CMS has stated that it wants to make changes to the Hospital Consumer Assessment of Healthcare Providers and Systems survey (HCAHPS), perhaps offering an electronic survey option to address declining response rates.

CMS requested approval from the Office of Management and Budget to collect public feedback on possible changes to the mandatory survey for hospitals. (The notice is available online at: https://bit.ly/2WF8JsS.)

The request asked that CMS be allowed to gather public comments on changes that could include an electronic version of the HCAHPS survey, which currently is conducted only by mail and/or phone.

Although hospitals must participate, the patient response rate for the 29-question survey is only 27%, according to the most current data. (The most recent HCAHPS data are available to review online at: https://bit.ly/2NjLHbD.)

Response Rate Declining

The primary motivation behind evaluating this new approach is to increase capture of responses, according to Elizabeth Godsey, vice president for advance analytics and insights with Vizient. Response rate percentages are dipping lower than the average (mid to upper 30s). There are benefits to the current HCAHPS format, but allowing electronic surveys could bring additional advantages, Godsey explains.

“In the current survey method, there’s a level of rigor that ensures you’re only sampling the patient one time. These methods help maintain singular survey responses as well as a level of security for protected health information,” she says. “Currently, discharged patients have within 30 days to respond to mailed or phone surveys. A lot can change between the end of the discharge and the actual follow-up. Leveraging electronic surveys could allow for more timely and actionable feedback for providers than current methods.”

Electronic surveys also could allow the opportunity for a broader population of patients to be represented in the responses, Godsey adds.

Some Weaknesses to Address

The current system is not without its weaknesses. Providers are challenged to make improvements in the care they provide based on feedback that arrives at least one month after treating a patient. Further, that feedback represents the opinions of only a small subset of the patients who a provider saw, Godsey notes. “It’s really important to make the surveying process not only easy for patients, but also more valuable for providers,” Godsey says. “CMS is striving for a patients-over-paper approach to minimize patient and provider burden. Exploring electronic HCAHPS survey options would be a step in the right direction.”

Hospitals are yearning for more current, actionable, and comprehensive data. Quality improvement leaders might welcome the addition of electronic surveying, Godsey suggests.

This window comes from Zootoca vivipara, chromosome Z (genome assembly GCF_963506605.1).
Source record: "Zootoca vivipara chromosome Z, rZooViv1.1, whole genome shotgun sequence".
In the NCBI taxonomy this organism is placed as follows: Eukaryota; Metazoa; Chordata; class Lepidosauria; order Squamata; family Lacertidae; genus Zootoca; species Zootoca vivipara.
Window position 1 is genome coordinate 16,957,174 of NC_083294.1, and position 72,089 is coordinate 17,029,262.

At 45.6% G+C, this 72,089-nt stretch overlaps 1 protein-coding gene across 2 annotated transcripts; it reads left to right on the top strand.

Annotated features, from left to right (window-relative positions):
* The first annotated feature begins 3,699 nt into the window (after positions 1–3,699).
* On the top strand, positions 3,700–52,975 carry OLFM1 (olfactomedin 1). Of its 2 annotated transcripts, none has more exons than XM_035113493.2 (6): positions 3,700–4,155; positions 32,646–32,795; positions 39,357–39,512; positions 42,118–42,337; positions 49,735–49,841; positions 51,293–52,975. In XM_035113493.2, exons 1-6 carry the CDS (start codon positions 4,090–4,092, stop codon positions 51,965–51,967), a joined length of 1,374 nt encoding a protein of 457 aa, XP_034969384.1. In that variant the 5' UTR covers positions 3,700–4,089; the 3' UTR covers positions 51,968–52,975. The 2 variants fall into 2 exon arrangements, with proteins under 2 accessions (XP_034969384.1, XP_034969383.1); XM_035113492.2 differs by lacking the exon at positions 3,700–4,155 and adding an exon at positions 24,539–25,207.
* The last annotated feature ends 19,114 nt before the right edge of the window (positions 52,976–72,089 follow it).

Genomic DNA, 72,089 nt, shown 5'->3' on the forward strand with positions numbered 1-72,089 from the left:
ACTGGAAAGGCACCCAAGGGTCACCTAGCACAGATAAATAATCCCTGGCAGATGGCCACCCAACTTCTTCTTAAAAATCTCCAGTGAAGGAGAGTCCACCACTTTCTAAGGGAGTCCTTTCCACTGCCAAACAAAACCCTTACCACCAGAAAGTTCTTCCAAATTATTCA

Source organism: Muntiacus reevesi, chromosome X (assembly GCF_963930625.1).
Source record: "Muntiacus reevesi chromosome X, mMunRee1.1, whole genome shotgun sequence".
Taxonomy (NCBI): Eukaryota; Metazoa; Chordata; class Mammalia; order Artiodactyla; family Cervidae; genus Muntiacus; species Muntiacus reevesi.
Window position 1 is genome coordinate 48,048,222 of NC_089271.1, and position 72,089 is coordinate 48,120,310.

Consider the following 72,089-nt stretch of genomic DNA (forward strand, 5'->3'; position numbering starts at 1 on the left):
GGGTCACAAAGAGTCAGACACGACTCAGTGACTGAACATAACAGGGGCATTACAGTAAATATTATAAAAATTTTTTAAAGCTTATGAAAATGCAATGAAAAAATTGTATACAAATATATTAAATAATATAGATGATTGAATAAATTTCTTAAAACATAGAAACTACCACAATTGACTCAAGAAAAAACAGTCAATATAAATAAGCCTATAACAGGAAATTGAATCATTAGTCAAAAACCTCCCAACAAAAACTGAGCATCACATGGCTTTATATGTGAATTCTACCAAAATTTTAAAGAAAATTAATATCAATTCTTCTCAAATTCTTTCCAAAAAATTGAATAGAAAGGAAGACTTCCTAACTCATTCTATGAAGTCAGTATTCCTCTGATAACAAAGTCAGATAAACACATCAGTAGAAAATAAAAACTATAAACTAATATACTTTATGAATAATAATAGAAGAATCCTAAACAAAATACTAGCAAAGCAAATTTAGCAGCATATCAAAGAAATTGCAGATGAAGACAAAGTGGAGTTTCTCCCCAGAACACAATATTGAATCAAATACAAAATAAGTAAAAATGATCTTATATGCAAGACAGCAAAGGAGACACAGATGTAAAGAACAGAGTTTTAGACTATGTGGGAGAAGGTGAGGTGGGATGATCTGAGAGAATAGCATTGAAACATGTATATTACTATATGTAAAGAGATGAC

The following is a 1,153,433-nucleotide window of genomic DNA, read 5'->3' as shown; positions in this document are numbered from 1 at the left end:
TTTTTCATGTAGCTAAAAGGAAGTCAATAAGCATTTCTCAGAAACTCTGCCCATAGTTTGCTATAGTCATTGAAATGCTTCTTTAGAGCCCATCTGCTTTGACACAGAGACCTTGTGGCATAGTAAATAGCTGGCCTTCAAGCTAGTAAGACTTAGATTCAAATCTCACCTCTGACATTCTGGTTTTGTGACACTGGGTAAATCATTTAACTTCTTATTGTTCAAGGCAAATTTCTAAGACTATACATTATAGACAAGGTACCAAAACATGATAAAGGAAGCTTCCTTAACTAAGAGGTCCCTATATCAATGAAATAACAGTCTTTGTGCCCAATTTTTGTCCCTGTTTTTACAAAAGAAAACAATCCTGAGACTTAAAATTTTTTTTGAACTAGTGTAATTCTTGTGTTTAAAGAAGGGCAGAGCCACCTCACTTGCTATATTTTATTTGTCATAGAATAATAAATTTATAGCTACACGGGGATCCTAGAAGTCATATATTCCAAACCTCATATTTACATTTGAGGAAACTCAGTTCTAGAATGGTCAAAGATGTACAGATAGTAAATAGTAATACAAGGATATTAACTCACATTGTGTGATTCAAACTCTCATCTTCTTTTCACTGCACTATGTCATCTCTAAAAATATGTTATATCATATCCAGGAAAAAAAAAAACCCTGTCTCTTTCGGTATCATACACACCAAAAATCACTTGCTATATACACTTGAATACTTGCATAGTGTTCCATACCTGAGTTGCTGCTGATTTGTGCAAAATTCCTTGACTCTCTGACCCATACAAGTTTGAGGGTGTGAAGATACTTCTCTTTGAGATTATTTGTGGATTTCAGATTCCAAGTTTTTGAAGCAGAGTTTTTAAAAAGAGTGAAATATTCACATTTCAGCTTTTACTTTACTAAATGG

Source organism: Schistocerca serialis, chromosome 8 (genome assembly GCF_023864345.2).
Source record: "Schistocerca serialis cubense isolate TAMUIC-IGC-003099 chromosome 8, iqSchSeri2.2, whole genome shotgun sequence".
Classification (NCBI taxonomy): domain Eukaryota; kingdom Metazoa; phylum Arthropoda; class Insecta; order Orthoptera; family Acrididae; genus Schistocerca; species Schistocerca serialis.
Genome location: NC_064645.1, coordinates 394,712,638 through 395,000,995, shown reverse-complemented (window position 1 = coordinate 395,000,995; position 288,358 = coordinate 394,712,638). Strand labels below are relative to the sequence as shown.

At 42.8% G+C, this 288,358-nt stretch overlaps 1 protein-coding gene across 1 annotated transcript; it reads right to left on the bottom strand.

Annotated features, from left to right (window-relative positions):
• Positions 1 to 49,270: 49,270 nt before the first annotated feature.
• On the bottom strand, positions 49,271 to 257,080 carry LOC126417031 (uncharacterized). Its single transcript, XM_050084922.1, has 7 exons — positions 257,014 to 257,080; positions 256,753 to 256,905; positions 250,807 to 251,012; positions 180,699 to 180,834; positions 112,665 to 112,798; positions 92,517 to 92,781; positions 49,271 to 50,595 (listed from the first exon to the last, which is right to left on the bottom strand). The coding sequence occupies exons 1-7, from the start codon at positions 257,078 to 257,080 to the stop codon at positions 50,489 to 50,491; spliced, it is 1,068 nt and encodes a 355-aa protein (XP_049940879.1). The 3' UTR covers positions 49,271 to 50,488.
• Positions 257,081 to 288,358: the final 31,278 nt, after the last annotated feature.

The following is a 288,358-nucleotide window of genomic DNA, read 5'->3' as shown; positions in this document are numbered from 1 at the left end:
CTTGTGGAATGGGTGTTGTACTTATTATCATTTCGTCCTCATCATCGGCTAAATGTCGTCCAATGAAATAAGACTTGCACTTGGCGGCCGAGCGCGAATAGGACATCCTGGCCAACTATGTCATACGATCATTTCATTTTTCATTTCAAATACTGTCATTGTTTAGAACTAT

“Having HCAHPS include an electronic patient experience assessment option would hopefully close the information gap between patients and providers, and could pave the way for more meaningful patient-provider experience,” she says. “Additionally, improving the quality and timeliness of HCAHPS data, which is used in CMS’ pay-for-performance measures, and coupling it with additional risk adjustment components, is essential in the how-do-we-improve-faster conversation.”

Potential Issues With New Approach

There are a few potentially problematic aspects to watch, Godsey cautions. How do providers ensure the protection of patients’ personal health information in an electronic format? How does one ensure the patient can access the electronic survey and that the process is easy to complete? How do survey facilitators ensure a patient does not respond multiple times? Does an electronic survey come through the vendor or the hospital? Is there a portal?

“I also wonder if there are any concerns around patients, such as older patients. Maybe they’re not as electronically savvy,” Godsey says. “Some patients, elderly patients, or patients with disabilities, may not necessarily have the same dexterity with electronic surveys or familiarity with electronic ways of providing feedback as they would paper or phone, as an example. These are all important questions for CMS to consider and address.”

Even if the request is approved, Godsey says there probably would be little immediate effect on hospitals and no need to change anything they are doing regarding quality scores. Hospitals do not administer the survey today and probably would not in the future, she says.

“There are vendors that they contract with to do this. For now, there isn’t anything that they need to change. When considering a new format, I think CMS should understand any financial impact to hospitals,” Godsey says. “If they’re shifting from paper or phone surveys to electronic surveys, is there any overhead or any extra costs that hospitals would incur for that? It should be a budget-neutral effort from the provider’s perspective.”